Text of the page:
From tonight’s BBC London Travel News page:
A24 London — One lane closed on Clapham Common South Side between the A205 Cavendish Road junction and the B237 Nightingale Lane junction in Clapham … started: 16th May 2005, ending: 30th August 2005
It’s not far off midnight as I write this, yet almost directly outside my window, several shades of something or other are being mercilessly smashed out of the road by a selection of huge pneumatic drills. There are lorries and JCBs all over the place. In fact, were it not for the small mercy of having five floors to separate me from the hive of activity down below, I would be living in the middle of some of the most extensive roadworks I’ve ever seen. And as I pointed out before, it’s nearly midnight. If recent nights are anything to go by, this unholy racket will go on until at least 5.00am.
Now, I’m not living in dreamland. Yes, I know that roads need to dug up, repaired and resurfaced (although I’ve never quite understood why they need to be dug up when they have only just seemingly been filled in again). I know, too, that pipes need to be laid, and that a bewildering array of other major construction projects need to take place. But why (oh why, oh why) must they happen when people are trying to sleep?
The answer, of course: cars. Sodding cars.
During the day, when this neighbourhood probably loses at least four-fifths of its population to offices and businesses across London, the roadworks below remain silent. In fact, as the night comes to an end, all obvious signs of construction are tidied up and made as inconspicuous as possible, so that the roads can once again fill to bursting point with the usual queues of selfish, idiotic morons sitting one person to a car. After all, we can’t possibly inconvenience people behind the wheel by closing the road during the day and making them take a diversion, can we? No, perish the thought that London’s drivers might have to go a little out of their way and possibly find their journeys delayed.
Come nightfall, however, and the artillery of heavy machinery is dragged out once again. Not so many cars on the road now, so we can close it and start pummelling the hell out of the tarmac, can’t we?
The only problem with this is that it fails to take into account one tiny but nonetheless vitally important point: namely, that people live here, and they’re trying to get some sleep.
Sorry, I might have to shout, as the diggers have started up again. I said (deep breath): “PEOPLE LIVE HERE, AND THEY’RE TRYING TO GET SOME SLEEP!” Bloody hell. Bloody, bloody hell.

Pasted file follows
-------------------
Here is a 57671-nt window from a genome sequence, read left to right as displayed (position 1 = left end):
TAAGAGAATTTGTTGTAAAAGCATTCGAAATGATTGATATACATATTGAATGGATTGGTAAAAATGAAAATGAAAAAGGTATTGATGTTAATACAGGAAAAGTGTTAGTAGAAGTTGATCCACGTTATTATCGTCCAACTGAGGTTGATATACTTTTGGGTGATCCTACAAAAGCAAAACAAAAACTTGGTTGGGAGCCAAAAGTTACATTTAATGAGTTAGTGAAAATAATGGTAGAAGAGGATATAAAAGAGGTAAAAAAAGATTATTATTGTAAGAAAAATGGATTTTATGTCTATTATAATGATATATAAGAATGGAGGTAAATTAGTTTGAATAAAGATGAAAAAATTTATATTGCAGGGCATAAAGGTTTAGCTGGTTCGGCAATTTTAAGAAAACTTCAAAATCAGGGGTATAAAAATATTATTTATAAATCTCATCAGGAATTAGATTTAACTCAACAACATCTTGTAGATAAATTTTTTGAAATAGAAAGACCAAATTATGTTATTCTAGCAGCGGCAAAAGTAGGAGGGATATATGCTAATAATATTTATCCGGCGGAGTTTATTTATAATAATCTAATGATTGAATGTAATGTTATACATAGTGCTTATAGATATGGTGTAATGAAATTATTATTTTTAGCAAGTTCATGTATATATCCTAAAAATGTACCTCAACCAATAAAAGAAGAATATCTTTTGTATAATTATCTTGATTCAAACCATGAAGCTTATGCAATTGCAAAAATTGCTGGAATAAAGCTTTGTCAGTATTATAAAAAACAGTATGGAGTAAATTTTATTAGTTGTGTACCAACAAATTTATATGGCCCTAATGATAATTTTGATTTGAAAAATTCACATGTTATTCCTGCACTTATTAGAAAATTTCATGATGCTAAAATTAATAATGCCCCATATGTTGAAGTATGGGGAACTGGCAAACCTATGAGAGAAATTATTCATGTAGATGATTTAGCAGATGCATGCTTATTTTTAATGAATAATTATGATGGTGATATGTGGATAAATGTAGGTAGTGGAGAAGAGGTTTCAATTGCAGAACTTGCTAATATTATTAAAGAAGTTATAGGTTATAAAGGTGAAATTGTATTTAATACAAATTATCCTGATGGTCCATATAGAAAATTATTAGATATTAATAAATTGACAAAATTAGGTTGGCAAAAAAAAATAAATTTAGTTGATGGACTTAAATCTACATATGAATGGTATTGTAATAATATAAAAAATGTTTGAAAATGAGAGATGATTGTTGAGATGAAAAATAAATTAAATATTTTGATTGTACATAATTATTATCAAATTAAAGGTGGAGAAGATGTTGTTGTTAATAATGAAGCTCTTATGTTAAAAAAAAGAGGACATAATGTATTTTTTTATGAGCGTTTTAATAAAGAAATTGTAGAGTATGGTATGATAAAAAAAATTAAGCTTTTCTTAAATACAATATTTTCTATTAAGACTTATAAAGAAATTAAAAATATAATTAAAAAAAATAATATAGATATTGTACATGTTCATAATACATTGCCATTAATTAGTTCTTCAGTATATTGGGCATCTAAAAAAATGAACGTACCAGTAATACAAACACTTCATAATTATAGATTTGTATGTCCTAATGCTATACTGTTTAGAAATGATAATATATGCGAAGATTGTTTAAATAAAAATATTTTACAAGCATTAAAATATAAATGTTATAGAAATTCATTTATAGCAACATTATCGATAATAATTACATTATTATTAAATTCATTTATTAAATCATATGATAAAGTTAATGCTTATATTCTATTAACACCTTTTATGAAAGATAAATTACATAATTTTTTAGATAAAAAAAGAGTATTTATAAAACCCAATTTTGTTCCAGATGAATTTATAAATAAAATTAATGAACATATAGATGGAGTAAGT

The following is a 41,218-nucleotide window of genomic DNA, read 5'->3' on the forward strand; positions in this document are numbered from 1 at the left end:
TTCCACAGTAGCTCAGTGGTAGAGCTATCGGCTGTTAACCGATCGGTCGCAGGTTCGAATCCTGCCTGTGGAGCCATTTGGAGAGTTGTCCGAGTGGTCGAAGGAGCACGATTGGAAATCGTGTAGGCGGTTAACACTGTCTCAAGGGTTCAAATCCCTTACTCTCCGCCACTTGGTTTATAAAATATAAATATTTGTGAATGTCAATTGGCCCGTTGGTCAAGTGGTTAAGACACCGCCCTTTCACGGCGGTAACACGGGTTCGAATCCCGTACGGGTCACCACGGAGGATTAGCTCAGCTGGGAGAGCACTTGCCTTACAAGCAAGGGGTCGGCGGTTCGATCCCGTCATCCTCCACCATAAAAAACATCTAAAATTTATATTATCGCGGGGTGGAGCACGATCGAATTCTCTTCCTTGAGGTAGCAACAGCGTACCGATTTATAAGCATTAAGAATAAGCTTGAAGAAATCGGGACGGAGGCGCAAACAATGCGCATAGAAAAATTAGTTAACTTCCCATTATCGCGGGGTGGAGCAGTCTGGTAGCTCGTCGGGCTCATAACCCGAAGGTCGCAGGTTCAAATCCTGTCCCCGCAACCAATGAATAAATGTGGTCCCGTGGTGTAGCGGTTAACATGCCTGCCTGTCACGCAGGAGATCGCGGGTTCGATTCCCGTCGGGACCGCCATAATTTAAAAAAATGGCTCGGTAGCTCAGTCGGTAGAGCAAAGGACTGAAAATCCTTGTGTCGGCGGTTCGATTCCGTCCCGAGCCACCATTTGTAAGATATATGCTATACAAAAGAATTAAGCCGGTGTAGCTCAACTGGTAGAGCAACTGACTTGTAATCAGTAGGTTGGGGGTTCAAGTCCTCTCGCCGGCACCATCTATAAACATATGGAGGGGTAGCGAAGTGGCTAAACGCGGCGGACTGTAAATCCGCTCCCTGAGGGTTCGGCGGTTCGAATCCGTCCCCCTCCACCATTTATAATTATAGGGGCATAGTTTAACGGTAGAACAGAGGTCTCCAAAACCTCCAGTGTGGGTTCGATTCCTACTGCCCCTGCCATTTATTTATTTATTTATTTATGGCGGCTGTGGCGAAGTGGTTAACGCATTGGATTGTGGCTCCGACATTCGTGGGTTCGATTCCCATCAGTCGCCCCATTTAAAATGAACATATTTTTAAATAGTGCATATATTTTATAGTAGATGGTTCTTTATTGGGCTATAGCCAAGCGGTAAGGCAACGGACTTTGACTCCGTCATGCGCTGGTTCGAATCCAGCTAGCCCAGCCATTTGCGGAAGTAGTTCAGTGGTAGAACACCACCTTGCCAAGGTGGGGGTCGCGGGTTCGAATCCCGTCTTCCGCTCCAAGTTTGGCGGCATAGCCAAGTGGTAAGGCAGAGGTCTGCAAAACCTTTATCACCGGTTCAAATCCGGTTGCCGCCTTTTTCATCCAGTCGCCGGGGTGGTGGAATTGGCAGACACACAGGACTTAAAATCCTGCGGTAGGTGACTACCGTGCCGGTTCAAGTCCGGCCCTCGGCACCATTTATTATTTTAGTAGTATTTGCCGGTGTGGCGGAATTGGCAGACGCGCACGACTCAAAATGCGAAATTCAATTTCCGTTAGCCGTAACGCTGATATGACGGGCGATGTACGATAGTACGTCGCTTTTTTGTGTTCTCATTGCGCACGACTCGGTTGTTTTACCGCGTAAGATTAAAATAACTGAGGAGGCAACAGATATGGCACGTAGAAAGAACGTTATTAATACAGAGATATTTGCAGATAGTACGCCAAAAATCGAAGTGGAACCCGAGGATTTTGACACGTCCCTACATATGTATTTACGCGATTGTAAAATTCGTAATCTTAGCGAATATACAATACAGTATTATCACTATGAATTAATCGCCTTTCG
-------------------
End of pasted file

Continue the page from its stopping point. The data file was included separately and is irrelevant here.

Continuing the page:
I suppose I shouldn’t have expected anything different. I’ve come to realise over the years, as my loathing of cars has grown, that the motor vehicle seems to matter much more than the person. Oh, I know that those in power bang on about cutting congestion, lowering traffic levels, increasing public transport, and trying to curb our love for anything with a steering wheel, but when it comes down to stark choices — like carrying out roadworks during the day even if it does slightly inconvenience drivers, so that people in the immediate vicinity can actually manage to sleep during the hours of darkness — all those ideals go out of the window quicker than you can say, “Mmm, nice gas-guzzling 4x4 you’ve got there”.
As I lay in bed last night, staring at the ceiling and wondering whether trying to hum at the same pitch as the pneumatic drills might help evaporate the sound from my mind and let me drift off to sleep (it didn’t, needless to say), I began thinking about the other way in which we show a clear preference to the motor vehicle at the expense of human beings. For some years, whenever I’ve walked through a grim pedestrian underpass or crossed an ugly metal footbridge over a busy road, I’ve wondered why the cars zooming by above or below me are being treated better and given greater consideration than I am. Why can’t the drivers be sent into the dark bowels of the earth whilst I remain in fresh air and daylight?
Of course, the reason is money: it’s far cheaper to build a horrible underpass for people than it is to build a road tunnel for vehicles. As Exhibit A, I offer you the confusing, piss-stinking alleyways that supposedly — if you can work out which arrow is pointing where — lead pedestrians to all points around Marble Arch in London, whilst the cars, buses, lorries and endless parade of tourist coaches trundle around the multi-lane roads above. That just feels wrong, somehow. It’s the drivers who should be going underground to stew in their own noxious fumes.
It’s not going to happen though, is it? And in the meantime, I’m stuck with the sound of the earth moving outside my window (no, not in that way) as Bob the Builder and his mates dig for victory. Earplugs it is, then.
Oh God, I’ve got another week of this.